Soon the first rain drop fell. Then another and another. Large, warm drops of rain began falling, faster and faster, so Peter and I stopped and quickly donned our raincoats. Why we didn’t turn around right there, I have no idea. We just wordlessly jumped back on our bikes and pedaled east in the rain.

It rained hard, but it wasn’t unpleasant. It was kind of fun actually. I mean once you’re soaked, you’re soaked. The temps were warm, so it was kind of like biking in a warm shower. Except then the rain got heavier. People driving by in cars looked at us like we’d lost our minds. Finally, I pulled up under a tree and twirled my index finger, motioning to Peter that it was time to turn around.

Even though we never got to the beach and ended up cycling in a rainstorm—which incidentally stopped as soon as we got back to the campground—I loved our adventure. We got some exercise, communed with nature, saw wild ponies, and have a great memory of the time we almost made it to Assateague Beach. The only damage? Everything in my purse was soaked, but fortunately the rainwater didn’t harm my credit cards.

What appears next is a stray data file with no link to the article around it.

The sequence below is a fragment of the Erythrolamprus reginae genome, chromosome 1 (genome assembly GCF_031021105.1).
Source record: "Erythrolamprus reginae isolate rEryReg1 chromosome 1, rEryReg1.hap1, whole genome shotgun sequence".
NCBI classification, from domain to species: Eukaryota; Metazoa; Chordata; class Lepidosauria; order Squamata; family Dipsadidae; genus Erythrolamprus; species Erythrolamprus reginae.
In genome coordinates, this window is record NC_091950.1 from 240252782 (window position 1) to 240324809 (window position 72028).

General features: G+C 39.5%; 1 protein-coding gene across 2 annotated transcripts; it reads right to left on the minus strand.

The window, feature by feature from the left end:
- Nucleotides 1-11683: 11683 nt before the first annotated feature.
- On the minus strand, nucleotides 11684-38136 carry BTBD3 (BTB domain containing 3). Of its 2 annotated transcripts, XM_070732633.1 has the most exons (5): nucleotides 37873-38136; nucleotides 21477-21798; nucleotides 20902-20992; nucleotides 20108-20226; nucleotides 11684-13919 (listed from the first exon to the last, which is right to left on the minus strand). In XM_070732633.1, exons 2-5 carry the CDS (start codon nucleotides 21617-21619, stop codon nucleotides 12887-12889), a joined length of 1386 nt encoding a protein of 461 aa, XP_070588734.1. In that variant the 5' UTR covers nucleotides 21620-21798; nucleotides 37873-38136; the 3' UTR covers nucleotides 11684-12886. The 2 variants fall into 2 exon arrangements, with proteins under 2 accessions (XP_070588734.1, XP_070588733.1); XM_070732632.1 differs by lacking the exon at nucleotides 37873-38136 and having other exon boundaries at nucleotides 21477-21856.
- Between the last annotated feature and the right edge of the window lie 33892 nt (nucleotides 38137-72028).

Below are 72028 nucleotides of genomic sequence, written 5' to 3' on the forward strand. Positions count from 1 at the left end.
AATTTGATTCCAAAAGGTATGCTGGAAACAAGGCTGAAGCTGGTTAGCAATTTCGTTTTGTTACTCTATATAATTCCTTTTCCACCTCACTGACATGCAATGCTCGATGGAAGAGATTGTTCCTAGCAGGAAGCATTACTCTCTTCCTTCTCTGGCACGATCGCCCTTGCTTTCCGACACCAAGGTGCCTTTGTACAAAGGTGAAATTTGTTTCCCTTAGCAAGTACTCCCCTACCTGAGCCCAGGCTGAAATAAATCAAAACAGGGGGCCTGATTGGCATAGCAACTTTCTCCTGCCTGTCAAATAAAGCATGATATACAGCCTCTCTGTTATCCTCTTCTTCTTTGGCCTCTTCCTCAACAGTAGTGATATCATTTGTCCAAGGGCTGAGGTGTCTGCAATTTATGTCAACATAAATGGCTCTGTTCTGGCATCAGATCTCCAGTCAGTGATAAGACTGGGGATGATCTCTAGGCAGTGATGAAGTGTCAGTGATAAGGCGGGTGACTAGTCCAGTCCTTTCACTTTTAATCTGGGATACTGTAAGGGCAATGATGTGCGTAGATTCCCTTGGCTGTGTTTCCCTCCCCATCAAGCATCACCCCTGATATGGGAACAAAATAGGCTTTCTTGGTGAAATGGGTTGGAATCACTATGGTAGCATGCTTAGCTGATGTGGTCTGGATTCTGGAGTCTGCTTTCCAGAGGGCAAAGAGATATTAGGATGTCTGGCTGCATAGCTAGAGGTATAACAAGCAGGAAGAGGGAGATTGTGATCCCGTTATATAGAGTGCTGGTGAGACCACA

Peter and I were invited to go on a camping adventure by the folks who manage the Chincoteague Island KOA and the Chesapeake Bay KOA down in Cape Charles. We stayed one night in each campground in rental units, so we didn’t have to worry about setting up camp, hook-ups, or bringing a bunch of stuff from home. It was a lovely little getaway, and campgrounds are ideal for families. Here’s a peek at the parks.

Don’t Miss Sunset Beach at Chesapeake Bay KOA

Fun Weekend Events All Month

CAMPING 2 PHOTOYou’ve driven by Chesapeake Bay KOA Resort & Beach Club countless times, I’m sure. It’s just past the Chesapeake Bay Bridge Tunnel, heading north. Besides the campground, cozy accommodations are available in the Sunset Beach Hotel. All guests of the resort have access to a beautiful swimming pool surrounded by cabanas as well as the gorgeous Sunset Beach, facing the bay.